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Sustainable Fish Fit for a Feast: Verlasso Salmon

Sustainable Fish Fit for a Feast: Verlasso Salmon

Fish is a mealtime favorite not only for its great taste, but for its versatility. With limitless options for preparation, the countless varieties of fish can be enjoyed in the heat of summertime or the chilly holiday season. But what often slips our mind is where in the world our fish favorites come from prior to reaching our table.

Our Seafood Merchandiser, Marty Gaul, recently traveled to the Patagonia region of Chile, home of the Verlasso Salmon farm, to get a behind- the-scenes look into the lives of one of our favorite fish varieties. They came back with a wealth of knowledge.

We asked Marty and her travel companion, Food and Lifestyle Strategist, Jennifer Bushman, what makes Verlasso unique. Their response? It is the sustainable practices that make Verlasso salmon one of the best in taste and quality.

So what does it mean to practice sustainability on a salmon farm? At Verlasso, it means being a leader in aquaculture, or in other words, treating the fish ethically and humanely with state-of-the-art living conditions.

Providing an industry-leading environment begins with the perfect location. The Verlasso farm, made up of 98% water, is located so far south in the Patagonia region of Chile that it requires both a puddle-jumper plane and a boat to visit. The remote location of this farm isolates Verlasso from other salmon farms, allowing the fish space to swim.Puddle Jumper Plane

Photograph by Darrell Rodriguez

Because of the expansive and isolated region where the farm is located, the pens in which the salmon live have very low densities. This means that they are not overcrowded. In fact, each of the eight pens on the Verlasso farm has a ratio of three fish to every one cubic ton of water.

Within these spacious pens are cameras and feeding ropes that work in tandem to monitor and feed the fish in the most sustainable way for both the animals and the environment. The cameras, located at the top of the pens, watch the salmon as they surface for feeding. The ropes that lie in the water are then triggered to release food, and when the fish retreat to the bottom the release stops. The feed itself is even environmentally sustainable in that it is designed to “puff up” and float in the water, thus reducing waste and accumulation at the bottom of the pens. It is even safe for human consumption! Our associates got to try it for themselves, and described the taste as a mix of algae and seaweed.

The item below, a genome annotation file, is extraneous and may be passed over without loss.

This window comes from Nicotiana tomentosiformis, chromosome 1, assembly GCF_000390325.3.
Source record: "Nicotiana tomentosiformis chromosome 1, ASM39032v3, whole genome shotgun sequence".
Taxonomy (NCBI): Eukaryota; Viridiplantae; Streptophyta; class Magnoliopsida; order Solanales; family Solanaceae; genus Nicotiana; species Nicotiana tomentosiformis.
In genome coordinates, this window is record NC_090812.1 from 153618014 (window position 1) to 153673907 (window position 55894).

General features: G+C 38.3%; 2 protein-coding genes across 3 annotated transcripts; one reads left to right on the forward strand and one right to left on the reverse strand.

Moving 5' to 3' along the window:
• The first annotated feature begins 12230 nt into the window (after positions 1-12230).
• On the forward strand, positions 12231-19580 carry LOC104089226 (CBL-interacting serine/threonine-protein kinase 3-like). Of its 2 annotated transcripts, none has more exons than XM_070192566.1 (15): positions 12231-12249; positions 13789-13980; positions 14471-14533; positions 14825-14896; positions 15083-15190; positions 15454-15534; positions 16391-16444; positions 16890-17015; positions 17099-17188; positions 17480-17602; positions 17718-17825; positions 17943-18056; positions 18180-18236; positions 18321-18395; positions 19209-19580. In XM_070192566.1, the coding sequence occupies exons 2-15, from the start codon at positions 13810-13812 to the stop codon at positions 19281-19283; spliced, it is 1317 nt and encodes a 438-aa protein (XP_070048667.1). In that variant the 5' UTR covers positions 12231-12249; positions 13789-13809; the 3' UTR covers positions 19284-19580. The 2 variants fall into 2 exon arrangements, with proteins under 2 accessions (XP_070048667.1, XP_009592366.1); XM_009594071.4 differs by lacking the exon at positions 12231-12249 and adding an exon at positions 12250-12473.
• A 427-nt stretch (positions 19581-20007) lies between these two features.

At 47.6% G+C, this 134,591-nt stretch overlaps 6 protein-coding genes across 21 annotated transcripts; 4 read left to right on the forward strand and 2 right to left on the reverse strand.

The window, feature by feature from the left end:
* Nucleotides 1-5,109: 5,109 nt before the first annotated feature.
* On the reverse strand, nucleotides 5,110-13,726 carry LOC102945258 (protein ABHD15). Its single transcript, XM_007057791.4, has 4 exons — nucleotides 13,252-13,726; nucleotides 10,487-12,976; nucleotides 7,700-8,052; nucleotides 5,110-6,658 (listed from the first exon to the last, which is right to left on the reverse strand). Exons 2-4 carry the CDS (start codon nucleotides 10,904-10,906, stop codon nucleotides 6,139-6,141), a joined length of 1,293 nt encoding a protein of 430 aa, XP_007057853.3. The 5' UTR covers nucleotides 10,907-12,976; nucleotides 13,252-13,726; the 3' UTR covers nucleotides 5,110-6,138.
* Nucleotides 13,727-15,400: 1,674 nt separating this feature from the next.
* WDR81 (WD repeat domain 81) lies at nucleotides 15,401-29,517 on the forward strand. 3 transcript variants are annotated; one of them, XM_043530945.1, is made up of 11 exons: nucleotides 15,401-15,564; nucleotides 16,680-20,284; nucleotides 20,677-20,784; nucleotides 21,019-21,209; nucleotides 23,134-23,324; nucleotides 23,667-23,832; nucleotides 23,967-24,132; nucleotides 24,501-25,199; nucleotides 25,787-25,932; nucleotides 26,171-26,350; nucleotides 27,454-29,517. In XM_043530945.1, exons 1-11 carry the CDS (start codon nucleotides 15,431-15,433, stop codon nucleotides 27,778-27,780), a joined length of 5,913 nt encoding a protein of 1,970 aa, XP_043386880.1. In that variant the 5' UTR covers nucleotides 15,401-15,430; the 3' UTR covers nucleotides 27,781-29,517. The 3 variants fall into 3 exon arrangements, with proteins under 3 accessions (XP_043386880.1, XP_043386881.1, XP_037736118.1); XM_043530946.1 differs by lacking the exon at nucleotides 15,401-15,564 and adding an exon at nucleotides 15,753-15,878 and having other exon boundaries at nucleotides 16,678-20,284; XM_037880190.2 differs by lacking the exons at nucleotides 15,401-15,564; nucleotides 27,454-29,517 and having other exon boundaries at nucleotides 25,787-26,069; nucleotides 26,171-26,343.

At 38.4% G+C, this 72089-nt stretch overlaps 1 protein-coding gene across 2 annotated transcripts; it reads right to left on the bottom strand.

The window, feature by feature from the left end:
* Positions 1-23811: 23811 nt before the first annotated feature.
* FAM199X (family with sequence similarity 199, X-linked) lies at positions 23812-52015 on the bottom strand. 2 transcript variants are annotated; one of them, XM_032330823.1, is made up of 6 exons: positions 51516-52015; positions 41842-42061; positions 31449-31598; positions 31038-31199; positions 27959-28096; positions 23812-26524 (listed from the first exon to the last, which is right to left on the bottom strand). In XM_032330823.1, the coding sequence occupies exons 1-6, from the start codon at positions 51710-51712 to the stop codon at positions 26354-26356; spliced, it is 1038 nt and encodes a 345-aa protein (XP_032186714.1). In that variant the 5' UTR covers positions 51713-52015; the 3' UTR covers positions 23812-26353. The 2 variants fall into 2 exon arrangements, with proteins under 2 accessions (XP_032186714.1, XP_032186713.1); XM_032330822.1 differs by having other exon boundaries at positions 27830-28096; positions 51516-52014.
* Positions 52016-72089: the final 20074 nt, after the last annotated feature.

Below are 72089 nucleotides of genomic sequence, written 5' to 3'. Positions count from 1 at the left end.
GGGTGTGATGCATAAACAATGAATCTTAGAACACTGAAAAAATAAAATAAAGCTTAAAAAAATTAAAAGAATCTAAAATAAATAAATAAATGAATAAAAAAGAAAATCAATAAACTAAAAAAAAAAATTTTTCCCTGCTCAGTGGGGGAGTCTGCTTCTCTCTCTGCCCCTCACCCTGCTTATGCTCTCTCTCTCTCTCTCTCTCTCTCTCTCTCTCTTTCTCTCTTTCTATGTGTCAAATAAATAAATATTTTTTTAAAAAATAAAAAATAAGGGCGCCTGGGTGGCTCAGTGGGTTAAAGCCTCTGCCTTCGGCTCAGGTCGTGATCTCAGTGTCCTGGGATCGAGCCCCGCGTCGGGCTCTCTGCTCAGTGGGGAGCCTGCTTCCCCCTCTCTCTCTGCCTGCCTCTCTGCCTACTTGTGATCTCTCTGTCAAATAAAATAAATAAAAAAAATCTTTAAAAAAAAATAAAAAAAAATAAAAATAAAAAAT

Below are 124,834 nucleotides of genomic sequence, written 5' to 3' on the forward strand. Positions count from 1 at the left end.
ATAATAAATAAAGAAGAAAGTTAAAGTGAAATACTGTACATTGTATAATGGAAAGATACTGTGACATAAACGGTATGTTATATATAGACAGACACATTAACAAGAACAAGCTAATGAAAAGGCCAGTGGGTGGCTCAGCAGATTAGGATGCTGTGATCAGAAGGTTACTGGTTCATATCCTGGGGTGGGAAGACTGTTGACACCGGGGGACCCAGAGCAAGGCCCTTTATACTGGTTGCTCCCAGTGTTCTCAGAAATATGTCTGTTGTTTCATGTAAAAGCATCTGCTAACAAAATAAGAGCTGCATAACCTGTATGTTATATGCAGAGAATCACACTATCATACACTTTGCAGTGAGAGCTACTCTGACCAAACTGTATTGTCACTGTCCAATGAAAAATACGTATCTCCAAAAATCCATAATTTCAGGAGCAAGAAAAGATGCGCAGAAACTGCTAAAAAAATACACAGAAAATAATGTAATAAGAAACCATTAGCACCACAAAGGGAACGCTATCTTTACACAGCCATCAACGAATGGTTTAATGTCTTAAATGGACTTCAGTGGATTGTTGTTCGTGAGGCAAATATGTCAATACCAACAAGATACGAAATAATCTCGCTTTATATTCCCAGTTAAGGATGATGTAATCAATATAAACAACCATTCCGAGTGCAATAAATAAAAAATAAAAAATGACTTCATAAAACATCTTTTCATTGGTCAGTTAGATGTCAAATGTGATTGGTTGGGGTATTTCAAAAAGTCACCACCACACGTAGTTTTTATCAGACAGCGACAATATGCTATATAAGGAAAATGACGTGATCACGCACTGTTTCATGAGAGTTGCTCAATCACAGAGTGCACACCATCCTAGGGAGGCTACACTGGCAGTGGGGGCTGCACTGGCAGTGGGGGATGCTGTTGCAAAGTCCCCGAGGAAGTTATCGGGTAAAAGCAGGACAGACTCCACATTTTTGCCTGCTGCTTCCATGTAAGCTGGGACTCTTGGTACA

For the farmers at Verlasso, farming salmon is not simply a job, it is a lifestyle. The men and women at Verlasso live on a multi-story houseboat on the farm for 10 days at a time to monitor and care for the salmon. Bushman says, the salmon on the Verlasso farm are monitored and cared for similarly-to how we would treat a house pet or a land animal at the zoo. It is this commitment to the ethical treatment of the fish that solidifies Verlasso’s reputation as a leader in the industry.

So, the next time you add Verlasso Salmon to your grocery cart, you can rest assured that your fish is of the highest quality both in taste and in sustainability. And if you are looking to make salmon over the holidays, our friends at Verlasso have come up with seven delicious dishes that are sure to please everyone around the table.


Heinen's Grocery Store

By Heinen's Grocery Store

In 1929, Joe Heinen opened the doors of a small butcher shop on the east side of Cleveland, Ohio, aiming to establish himself as the city’s purveyor of quality meats. As customers came into Heinen’s new shop for their meat purchases, they began asking him to carry groceries as well. Joe added homemade peanut butter, pickles and donuts and by 1933, business had grown enough to include a line of produce and canned goods. Heinen’s Grocery Store was born.

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